Whether it be paying the bills, making investments or insuring our cars and homes, the vast majority of our financial transactions are now carried out digitally. But what does this have to do with space?
Don’t worry, making a deposit or filing an insurance claim won’t require any rocket ships or intergalactic travel (at least any time soon). But they do require satellites – including those of the EU Space Programme.
In fact, GNSS and Earth Observation already play a critical role in the financial and insurance sectors. For example, the timing and positioning information provided by Galileo is used in banking to time-stamp financial transactions, while Copernicus data is used for everything from conducting risk assessments to computing indices, assessing damage and managing claims.
And that’s just the tip of the iceberg! From helping financial institutions make more sustainable investment decisions to evaluating insurance claims, EU Space is set to have a big impact on the Insurance and Finance market segment.
Here are six ways that this is already happening:
1. Claims Assessment
When an insurance company receives a claim, it must compare the loss listed in the claim with the actual damages that occurred. Based on this information, called the event footprint, they can determine the amount of compensation that should be paid out.
Claims examiners can use Earth Observation (EO) data to evaluate damage remotely, especially when the damage is caused by a natural disaster like floods or fires. Examiners can also use EO data to better plan for in-field assessments and manage resources, making the process both more efficient and safer. Some are even using GNSS-enabled drones for pre and post-event analysis and data gathering.
2. Index-based Insurance
This is an innovative and quite new way of delivering insurance – mainly for the agriculture sector - which links claims to “indices” representing observable and quantifiable phenomena. Insurance companies utilise Earth Observation images to measure such parameters, such as soil moisture and vegetation growth and compute relevant indices. When a natural disaster causes damage, they use these indexes to make a pre-specified pay-out.
3. Risk Modelling
Insurance companies have historically relied on risk modelling for everything from developing products to determining premiums. But this practice is becoming increasingly difficult due to the unpredictability brought about by climate change. To help, some companies are turning to Earth Observation.
EO can contribute to many aspects of risk modelling by including historical data providing imagery of natural events and damages hitting certain geographical areas in the past and supporting the creation of risk maps. These time series of imagery and data on parameters influencing future risks provide insurers with foresight on the future trends – and risks – created by climate change.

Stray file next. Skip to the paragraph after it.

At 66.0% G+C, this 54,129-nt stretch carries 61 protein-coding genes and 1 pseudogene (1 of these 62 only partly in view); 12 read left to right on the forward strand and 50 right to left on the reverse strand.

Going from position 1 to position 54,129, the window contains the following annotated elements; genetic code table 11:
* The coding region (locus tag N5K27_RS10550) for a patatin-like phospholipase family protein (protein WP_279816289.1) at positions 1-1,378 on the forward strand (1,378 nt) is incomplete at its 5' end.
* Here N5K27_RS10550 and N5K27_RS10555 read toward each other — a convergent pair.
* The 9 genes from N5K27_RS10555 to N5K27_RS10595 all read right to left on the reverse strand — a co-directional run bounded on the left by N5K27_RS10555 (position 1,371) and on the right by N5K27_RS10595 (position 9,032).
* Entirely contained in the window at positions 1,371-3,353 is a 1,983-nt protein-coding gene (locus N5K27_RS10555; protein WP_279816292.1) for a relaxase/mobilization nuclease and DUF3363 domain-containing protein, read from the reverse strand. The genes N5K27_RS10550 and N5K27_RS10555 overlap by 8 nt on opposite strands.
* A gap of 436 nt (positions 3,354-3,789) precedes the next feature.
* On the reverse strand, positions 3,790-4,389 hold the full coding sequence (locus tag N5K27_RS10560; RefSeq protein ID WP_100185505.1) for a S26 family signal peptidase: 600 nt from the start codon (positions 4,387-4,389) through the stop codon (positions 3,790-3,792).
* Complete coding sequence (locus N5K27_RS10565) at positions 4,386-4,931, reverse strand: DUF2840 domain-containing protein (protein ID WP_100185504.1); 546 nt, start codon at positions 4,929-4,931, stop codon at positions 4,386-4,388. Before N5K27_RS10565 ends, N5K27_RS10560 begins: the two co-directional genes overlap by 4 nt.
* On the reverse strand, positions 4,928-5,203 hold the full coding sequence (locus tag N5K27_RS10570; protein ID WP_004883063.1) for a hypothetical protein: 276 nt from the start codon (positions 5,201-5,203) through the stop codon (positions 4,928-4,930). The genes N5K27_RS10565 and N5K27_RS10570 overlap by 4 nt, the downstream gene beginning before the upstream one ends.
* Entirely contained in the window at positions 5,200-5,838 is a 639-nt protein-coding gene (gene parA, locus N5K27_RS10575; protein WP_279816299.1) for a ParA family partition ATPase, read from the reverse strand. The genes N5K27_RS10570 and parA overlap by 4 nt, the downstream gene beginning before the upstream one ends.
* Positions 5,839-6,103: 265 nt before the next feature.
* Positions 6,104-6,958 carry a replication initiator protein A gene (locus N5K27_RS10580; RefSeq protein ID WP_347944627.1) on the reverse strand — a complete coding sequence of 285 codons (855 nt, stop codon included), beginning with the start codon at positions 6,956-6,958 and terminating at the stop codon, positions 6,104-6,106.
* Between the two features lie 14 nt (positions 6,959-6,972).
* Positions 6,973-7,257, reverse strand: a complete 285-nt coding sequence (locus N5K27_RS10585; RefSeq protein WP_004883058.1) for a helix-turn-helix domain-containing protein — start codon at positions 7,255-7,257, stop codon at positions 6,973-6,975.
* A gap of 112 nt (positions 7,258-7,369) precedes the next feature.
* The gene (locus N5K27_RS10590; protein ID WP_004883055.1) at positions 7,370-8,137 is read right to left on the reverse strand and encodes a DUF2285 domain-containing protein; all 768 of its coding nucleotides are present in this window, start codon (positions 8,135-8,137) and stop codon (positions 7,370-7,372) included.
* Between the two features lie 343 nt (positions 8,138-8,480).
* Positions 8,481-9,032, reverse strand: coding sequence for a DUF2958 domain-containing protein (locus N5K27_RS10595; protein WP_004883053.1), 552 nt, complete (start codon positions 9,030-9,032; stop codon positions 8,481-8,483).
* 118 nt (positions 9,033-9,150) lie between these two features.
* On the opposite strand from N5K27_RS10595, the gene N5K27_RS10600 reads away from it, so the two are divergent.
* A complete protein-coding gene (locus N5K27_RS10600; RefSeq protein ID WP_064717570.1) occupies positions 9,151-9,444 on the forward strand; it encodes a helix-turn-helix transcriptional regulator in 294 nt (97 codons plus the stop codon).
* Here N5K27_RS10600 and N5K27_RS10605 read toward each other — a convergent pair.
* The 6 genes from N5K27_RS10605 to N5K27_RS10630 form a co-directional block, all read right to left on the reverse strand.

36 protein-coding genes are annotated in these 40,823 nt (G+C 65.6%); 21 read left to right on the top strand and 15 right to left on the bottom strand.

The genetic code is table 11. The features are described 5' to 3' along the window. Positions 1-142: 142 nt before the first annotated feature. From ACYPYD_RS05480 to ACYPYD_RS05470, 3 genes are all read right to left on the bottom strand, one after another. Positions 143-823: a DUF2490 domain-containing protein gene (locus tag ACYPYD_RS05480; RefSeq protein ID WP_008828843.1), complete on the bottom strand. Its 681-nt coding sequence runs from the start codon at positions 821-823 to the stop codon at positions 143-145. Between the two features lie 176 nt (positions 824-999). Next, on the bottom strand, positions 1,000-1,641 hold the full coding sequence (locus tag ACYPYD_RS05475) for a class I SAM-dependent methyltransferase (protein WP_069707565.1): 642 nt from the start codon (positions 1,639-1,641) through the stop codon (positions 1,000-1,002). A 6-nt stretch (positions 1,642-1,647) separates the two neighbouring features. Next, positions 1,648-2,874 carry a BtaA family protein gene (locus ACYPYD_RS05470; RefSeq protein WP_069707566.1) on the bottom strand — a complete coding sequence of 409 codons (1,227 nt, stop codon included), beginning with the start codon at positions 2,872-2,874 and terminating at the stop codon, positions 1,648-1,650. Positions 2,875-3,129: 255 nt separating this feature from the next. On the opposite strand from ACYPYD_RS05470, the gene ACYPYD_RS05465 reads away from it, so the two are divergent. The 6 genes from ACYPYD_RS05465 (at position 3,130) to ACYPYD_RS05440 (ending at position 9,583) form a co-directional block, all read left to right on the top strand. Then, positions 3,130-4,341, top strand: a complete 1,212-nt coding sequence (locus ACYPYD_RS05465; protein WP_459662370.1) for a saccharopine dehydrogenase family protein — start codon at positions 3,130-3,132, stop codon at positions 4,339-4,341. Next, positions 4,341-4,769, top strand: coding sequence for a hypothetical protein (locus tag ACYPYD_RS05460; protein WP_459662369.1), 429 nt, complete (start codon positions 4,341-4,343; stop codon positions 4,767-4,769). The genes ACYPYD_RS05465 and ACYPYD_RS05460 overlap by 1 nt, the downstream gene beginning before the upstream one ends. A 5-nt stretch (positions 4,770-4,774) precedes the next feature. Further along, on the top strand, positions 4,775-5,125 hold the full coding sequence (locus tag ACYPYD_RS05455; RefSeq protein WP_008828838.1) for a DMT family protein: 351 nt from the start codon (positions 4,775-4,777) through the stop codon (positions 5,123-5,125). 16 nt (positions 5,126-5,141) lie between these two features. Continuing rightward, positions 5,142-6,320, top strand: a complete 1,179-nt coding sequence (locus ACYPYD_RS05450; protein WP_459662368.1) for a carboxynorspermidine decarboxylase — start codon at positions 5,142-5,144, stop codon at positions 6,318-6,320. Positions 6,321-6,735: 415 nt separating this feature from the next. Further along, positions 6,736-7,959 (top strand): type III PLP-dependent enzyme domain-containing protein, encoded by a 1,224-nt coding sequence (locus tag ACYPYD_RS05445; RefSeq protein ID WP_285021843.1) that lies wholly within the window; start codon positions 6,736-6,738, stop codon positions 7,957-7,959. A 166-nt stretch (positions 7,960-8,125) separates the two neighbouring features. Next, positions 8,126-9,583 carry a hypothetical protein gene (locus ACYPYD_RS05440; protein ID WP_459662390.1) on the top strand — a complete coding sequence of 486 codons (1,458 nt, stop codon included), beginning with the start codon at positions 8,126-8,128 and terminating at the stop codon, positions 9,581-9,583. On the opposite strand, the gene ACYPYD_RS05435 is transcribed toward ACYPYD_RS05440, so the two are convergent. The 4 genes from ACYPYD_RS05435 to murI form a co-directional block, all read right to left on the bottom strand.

4. Commodities Trading
To make better and quicker decisions and to have an advantage over their competition, commodity traders must have transparency and knowledge about current and future availability versus current and future demand. With EO, commodity traders can observe the filling status of storage tanks, check the level of oil extraction activity happening at a production site, monitor the loading and transport of goods, predict crop yields and even measure pollution and other factors that could impact a particular commodity.
5. Financial Risk Assessment
In finance, risk assessment is the process of analysing potential events that may result in the loss of value of an asset, loan or investment. For instance, before the start of a new infrastructure project, such as building a wind farm or bridge, investors will assess risks like location, environmental threats and regulatory issues.
While investors have long used Earth Observation data to assess immediate physical risks to a financial asset, they are now using this data to also better understand future risks related to climate change and sustainability-related issues.
6. Timing and Synchronisation
Financial services like banks and stock exchanges rely on powerful IT systems and networks that require a high level of availability, security and reliability. As such, the availability of accurate and secure timing information is very important – which is where GNSS comes in.
Today, banks use GNSS equipment for time stamping functions and to log events in a chronological manner, and individual stock exchange servers apply time stamps to the trades they execute and to the quotes they establish.
Want to discover more ways the EU Space Programme supports the insurance and finance sectors? Be sure to check out the dedicated chapter in the latest edition of our EO and GNSS Market Report and get in touch with EUSPA at firstname.lastname@example.org.
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